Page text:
Pesticides & Children Fact Sheet
2002, the Texas Poison Control System of The Texas
Department of Health, received calls of pesticide
exposure to children under 18 years of age, 4,726,
most were to children under age six, 4,326.
are poisons, intended to kill living insects, rodents
or plants. By their very nature, most pesticides
create some risk to all living creatures, including
are more vulnerable to pesticides than adults. That's
because they are small and their brains, immune
system and detoxification organs are still developing.
Children are naturally curious, which leads them
to touch and taste everything.
is a pesticide?
Environmental Protection Agency's definition of
a pesticide is any substance or mixture of substances
often misunderstood to refer only to insecticides,
the term pesticide also applies to herbicides, fungicides,
and various other substances used to control pests.
In Your Home and Yard
abound in homes and yard from insect repellant,
weed killer, rat poison, some flea shampoos for
the dog, pressure treated wood on children's playscape,
antimicrobials in pool chemicals, fungicides in
paints and wallpaper, pesticides in shelving paper,
mothballs, and pesticides in the "edible"
waxes on fruits and vegetables, and more. It doesn't
take an accident to expose our children to these
toxic chemicals. Applying pesticides in home and
yard, even when you follow the directions, and using
products that contain pesticides means that everyone
in home gets ongoing doses that can be harmful over
considerable number of pesticides registered by
the EPA contain suspected carcinogens. And many
pesticides are nerve poisons, which mean they can
impact the development of a child's brain. The EPA
reports that 75 percent of U.S. households use at
least one pesticide product indoors in a given year,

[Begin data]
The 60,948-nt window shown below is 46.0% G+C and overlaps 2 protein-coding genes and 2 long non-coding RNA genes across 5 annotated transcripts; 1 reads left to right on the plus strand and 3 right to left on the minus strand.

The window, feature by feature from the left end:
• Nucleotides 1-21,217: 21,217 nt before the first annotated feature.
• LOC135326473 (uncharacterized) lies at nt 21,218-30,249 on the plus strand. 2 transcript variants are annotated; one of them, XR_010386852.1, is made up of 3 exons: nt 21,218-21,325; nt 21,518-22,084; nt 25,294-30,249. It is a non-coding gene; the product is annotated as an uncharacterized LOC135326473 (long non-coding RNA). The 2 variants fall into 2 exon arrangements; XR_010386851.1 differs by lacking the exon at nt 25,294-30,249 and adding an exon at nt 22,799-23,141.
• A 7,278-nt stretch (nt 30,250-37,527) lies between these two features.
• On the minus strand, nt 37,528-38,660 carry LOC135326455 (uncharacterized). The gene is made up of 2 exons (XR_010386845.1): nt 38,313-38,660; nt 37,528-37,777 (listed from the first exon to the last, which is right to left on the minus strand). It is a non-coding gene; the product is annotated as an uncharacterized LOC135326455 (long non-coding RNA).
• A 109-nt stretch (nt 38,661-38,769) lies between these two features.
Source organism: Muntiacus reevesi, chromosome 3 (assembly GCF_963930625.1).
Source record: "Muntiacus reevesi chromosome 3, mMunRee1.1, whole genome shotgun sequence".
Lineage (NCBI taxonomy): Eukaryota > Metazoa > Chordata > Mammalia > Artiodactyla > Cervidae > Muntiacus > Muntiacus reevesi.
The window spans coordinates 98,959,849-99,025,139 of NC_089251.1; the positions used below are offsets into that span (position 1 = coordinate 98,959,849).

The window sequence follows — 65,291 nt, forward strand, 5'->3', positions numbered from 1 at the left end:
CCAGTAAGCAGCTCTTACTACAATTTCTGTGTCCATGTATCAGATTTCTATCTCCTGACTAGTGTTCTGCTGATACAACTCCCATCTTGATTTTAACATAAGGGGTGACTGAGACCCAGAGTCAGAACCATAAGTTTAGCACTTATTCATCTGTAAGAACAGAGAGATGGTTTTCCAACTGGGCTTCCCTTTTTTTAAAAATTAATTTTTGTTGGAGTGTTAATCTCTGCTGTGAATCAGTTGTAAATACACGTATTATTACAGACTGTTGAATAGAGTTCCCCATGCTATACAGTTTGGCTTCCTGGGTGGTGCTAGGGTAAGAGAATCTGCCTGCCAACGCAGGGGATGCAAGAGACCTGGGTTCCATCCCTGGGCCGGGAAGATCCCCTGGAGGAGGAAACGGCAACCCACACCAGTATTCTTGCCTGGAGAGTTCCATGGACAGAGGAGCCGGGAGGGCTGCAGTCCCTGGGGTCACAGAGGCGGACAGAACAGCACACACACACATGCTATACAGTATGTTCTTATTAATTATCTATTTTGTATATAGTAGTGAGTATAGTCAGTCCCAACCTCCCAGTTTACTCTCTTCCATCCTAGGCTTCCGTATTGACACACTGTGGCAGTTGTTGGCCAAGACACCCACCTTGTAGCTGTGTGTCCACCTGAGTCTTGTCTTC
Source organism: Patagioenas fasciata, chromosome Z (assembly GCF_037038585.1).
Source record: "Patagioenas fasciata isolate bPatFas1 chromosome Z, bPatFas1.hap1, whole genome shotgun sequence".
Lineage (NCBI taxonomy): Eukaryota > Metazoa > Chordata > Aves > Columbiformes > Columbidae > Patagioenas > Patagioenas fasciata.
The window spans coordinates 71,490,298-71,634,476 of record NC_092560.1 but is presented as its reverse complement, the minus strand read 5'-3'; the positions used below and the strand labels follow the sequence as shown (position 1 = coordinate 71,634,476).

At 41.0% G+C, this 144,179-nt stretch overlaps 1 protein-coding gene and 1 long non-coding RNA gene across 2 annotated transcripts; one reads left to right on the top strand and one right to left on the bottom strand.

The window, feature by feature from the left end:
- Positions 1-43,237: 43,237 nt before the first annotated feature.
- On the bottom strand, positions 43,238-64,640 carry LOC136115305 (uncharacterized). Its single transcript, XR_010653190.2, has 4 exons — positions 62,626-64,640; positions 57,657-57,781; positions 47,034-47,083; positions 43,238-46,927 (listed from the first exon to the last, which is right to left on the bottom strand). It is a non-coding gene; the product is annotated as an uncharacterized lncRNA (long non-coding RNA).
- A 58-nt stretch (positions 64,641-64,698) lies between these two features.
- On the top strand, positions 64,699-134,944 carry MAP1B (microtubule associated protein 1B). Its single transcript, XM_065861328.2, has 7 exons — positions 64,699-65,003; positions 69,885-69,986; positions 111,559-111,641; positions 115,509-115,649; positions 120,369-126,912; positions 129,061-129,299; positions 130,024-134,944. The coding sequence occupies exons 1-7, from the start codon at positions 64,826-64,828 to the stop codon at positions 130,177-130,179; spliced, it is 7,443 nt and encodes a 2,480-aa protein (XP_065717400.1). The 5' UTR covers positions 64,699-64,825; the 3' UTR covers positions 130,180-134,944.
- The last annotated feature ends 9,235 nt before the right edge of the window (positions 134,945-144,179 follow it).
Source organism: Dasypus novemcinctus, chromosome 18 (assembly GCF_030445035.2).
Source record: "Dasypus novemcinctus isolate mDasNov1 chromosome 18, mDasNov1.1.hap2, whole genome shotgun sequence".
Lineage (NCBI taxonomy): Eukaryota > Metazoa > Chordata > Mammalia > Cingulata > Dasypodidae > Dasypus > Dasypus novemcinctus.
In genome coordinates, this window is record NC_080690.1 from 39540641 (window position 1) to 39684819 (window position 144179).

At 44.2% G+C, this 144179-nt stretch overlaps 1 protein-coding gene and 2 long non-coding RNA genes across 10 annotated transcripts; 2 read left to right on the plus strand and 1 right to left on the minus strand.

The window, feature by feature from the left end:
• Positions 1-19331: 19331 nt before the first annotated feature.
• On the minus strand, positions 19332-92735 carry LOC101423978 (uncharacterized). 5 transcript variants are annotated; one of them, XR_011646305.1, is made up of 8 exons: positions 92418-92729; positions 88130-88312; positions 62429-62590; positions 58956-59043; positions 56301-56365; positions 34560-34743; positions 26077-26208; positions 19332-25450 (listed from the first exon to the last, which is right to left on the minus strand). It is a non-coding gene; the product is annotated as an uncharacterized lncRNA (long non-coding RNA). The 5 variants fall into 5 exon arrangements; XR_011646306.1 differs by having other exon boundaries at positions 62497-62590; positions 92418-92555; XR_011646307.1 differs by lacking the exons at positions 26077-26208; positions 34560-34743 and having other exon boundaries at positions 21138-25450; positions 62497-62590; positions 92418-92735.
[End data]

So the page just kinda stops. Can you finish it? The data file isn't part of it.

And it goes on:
and that 80 percent of the typical person's exposure
to pesticides occurs indoors.
indoor application of pesticides cannot account
for the amount of pesticides found in homes studied,
according to the EPA. That suggests that we import
pesticides inside from outdoors. In fact, indoor
dust collects pesticide residues, according to numerous
studies. While most pesticides decompose rapidly
when exposed to outdoor light and heat, in an indoor
environment they can persist, sometimes for years,
buried in carpet fibers, furniture, and stuffed
toys. There are alternatives though.
Integrated Pest Management (IPM) in Home and Yard
Pest Management is a systematic approach to pest
control which relies on prevention, identification,
and control by the least harmful means, such as
biological controls, before moving on to more toxic
prevention starts with a clean house
Sanitation represents the most basic tenet
of Integrated Pest Management, because it deprives
pests of food and shelter.
food and drink spills immediately to deprive pests
clutter, such as newspaper stacks, where pests
set up house.
food in airtight and secure containers.
leaky plumbing, which quenches pests' thirst and
moistens their air.
cracks and block holes both inside and outside
the house to bar pests from entry and freedom
advantage of the food chain
mess with Charlotte's web! Spiders serve as natural
predators to most pests, so consider spiders as
helpful housemates (most spiders are completely
ladybugs and other beneficial insects, which feed
on aphids, mites, small insects, and insect eggs.
other predatory insects, birds and other wildlife